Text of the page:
Homemade Apricot Syrup

Filed in Canning and Preserving by on June 25, 2013 9 Comments

homemade apricot syrupWhen life gives you apricots, make syrup! I started making apricot syrup almost out of desperation. One year, in my enthusiasm for all things fresh and sweet, I purchased 40 pounds of fresh apricots. Yeah. It’s a lot. Plus the temperature was in triple digits so I wasn’t going to be able to let them sit on the counter for very long. So I canned apricot halves and apricot jam. Made apricot leather and dried apricot pieces. Ate lots and lots of fresh apricots. And still had plenty of apricots, so I made syrup. It’s been a family favorite ever since, perfect for topping pancakes, waffles, and ice cream.

This recipe was originally posted on my other blog. You can find additional photos there.


1. Wash apricots (about 3 lbs), cut into quarters and throw away the pits. There is no need to peel the apricots, although you can if you wish.

2. In a large Dutch oven, cook the apricots in a little water until they are soft, then puree using a blender or food processor.

3. Measure the puree (I had 6 cups of puree) and then put it back in the Dutch oven. Add an equal amount of sugar and about 1/4 cup of lemon juice. The lemon juice keeps the apricots nice and bright but you can leave it out. The cooked syrup will be a darker brown color, but will still taste great!

4. Stir the sugar/apricot mixture until the sugar melts, but first……TIP (this will save you much frustration and mess) take a stick of butter and just rub it along the inside lip of the Dutch oven. The butter fat will keep the syrup from boiling over. This is the voice of experience, apricot syrup all over the stove, floor, etc. is a sticky mess.

5. Bring the mixture to a boil, and stir often until it reaches 215 – 218 degrees (use a candy thermometer).

6. Remove the mixture from heat, stir and skim off the foam if there is any. Pour into 1/2 or 1 pint jars (I used 3/4 pint jars here, but they aren’t always easy to find). Leave about 1/2 inch of headroom.

7.  Wipe the jar rims with a moistened paper towel and put on the two-piece lids.

8. Bring water to a boil in a water bath canner, add the syrup jars (using the little basket that keeps the jars off the bottom of the canner), make sure that they are covered with 1-2 inches of water and bring back to a boil. Reduce heat somewhat (you still want it to be boiling though) and process for 10 minutes.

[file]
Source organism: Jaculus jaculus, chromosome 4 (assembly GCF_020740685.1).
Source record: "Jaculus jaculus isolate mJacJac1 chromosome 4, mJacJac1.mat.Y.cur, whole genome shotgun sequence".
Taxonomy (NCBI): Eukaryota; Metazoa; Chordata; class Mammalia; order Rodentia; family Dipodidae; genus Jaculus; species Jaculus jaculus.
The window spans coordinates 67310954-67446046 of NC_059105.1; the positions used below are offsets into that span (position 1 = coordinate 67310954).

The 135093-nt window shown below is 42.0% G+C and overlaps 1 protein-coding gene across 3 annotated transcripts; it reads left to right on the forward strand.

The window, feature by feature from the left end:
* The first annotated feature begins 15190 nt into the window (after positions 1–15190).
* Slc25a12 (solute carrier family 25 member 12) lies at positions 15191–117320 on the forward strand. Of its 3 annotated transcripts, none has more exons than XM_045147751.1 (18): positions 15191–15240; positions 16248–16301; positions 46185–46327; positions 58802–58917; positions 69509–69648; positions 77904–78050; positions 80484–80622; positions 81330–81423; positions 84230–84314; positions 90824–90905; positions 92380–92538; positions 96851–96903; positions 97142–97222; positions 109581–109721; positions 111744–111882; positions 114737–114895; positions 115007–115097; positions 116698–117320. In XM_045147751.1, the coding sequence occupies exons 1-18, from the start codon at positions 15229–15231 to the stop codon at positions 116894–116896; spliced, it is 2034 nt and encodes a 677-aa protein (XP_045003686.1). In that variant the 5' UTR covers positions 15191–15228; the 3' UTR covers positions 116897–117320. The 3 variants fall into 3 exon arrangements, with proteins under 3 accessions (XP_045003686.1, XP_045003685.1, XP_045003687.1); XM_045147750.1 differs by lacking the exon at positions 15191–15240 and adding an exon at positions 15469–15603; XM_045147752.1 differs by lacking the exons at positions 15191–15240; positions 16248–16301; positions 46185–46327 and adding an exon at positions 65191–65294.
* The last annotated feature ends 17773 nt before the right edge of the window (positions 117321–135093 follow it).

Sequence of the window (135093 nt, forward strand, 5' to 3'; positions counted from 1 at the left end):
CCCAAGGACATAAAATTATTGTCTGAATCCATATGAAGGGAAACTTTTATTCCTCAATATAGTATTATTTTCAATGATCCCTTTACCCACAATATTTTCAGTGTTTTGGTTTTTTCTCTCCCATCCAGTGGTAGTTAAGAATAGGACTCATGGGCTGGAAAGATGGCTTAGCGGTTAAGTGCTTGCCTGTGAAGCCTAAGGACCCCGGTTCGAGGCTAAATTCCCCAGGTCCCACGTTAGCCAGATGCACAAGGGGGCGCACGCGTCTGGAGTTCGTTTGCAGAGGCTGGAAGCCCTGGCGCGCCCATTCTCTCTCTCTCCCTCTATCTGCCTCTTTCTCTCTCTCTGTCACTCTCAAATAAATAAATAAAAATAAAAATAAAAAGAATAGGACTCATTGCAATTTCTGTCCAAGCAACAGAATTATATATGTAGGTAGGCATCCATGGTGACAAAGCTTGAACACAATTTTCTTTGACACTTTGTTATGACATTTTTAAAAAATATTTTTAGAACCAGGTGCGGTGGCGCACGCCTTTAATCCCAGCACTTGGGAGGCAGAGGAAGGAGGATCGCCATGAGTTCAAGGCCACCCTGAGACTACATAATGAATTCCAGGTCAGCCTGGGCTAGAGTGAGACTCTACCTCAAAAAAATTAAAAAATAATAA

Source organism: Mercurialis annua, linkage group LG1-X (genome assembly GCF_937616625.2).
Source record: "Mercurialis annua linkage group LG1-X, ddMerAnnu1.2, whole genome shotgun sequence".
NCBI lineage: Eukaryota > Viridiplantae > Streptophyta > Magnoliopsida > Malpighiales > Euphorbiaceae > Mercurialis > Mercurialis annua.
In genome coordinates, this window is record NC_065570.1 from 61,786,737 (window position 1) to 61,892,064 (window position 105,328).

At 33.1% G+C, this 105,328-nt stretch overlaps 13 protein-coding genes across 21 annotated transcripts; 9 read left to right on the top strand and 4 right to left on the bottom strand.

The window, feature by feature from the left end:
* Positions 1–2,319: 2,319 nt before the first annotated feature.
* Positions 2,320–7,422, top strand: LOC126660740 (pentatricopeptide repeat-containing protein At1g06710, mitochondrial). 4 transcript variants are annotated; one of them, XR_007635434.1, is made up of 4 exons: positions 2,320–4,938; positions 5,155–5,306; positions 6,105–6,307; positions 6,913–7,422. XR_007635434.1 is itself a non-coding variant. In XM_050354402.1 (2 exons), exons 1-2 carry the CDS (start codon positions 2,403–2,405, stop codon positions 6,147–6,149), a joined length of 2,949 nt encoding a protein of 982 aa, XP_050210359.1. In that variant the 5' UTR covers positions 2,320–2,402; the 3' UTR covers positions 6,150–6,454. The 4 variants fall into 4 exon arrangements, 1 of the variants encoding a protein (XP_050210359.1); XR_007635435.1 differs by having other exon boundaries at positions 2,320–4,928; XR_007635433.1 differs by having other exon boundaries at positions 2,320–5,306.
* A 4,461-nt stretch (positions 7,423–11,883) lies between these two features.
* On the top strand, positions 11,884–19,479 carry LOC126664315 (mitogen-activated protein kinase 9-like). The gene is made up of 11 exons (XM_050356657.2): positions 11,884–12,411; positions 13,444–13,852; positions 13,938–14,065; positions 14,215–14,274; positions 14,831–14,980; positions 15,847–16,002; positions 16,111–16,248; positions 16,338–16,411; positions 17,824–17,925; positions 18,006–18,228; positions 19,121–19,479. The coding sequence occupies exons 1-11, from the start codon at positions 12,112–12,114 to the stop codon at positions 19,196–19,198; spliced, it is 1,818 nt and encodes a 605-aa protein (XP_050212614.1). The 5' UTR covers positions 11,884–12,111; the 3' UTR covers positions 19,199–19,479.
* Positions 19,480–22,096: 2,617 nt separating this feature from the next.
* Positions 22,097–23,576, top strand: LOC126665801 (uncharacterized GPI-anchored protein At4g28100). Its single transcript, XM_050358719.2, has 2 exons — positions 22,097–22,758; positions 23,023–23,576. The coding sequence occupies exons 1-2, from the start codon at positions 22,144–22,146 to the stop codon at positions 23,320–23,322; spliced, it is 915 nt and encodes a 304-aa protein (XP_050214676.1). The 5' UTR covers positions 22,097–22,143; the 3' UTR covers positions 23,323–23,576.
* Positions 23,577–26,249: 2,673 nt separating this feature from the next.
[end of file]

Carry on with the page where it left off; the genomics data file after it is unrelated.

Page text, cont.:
9. Remove the jars and set on a towel on the counter top to cool. There, you have made delicious syrup perfect for pancakes or biscuits all winter long.

Some additional tips: The 6 cups of puree made about 4 pints of syrup.  You can also use this same basic recipe to make raspberry, strawberry, blueberry, cherry or grape syrup. Don’t reduce the amount of sugar as the recipe won’t work. For lower sugar syrup look for an approved reduced sugar jam recipe (ask your local extension agent) and cook until it is just short of  setting. Syrup is basically runny jam!

Related Posts Plugin for WordPress, Blogger...

Tags: , , , , ,

About the Author ()

Renee Pottle, an freelance writer and Home Economist, is fanatic about all things food. She blogs about canning and food preservation at SeedToPantry.com. Find her professional food writing info at PenandProvisions.com.

Comments (9)

Trackback URL | Comments RSS Feed

Sites That Link to this Post

  1. Mango Syrup Recipe | Seed to Pantry | May 9, 2017
  1. Barbara Fuhs says:

    Can I use peaches instead of apricots, can’t find apricots

    • admin says:

      Barbara, absolutely! You can use any fruit. I have made raspberry-peach syrup, strawberry syrup, and apple-pear syrup. You will have to peel the peaches first, unlike apricots. It will be delicious.

  2. lisa says:

    If I have a good blender, do i need to cook them first?

    • admin says:

      Lisa, if the apricots are very ripe, you probably don’t have to cook them first. If you have any that are a little under-ripe though, it’s probably best to cook them. You could always “cook” them in the microwave to save time.


  3. Sonia says:

    I was going to make apricot leather, so I puréed my apricots in the Vita Mix, but then I saw your recipe. Can I heat the purée and then continue the other steps?

  4. Brandon Smith says:

    How much is “a little water” in step 2?

Leave a Reply

Your email address will not be published. Required fields are marked *

%d bloggers like this: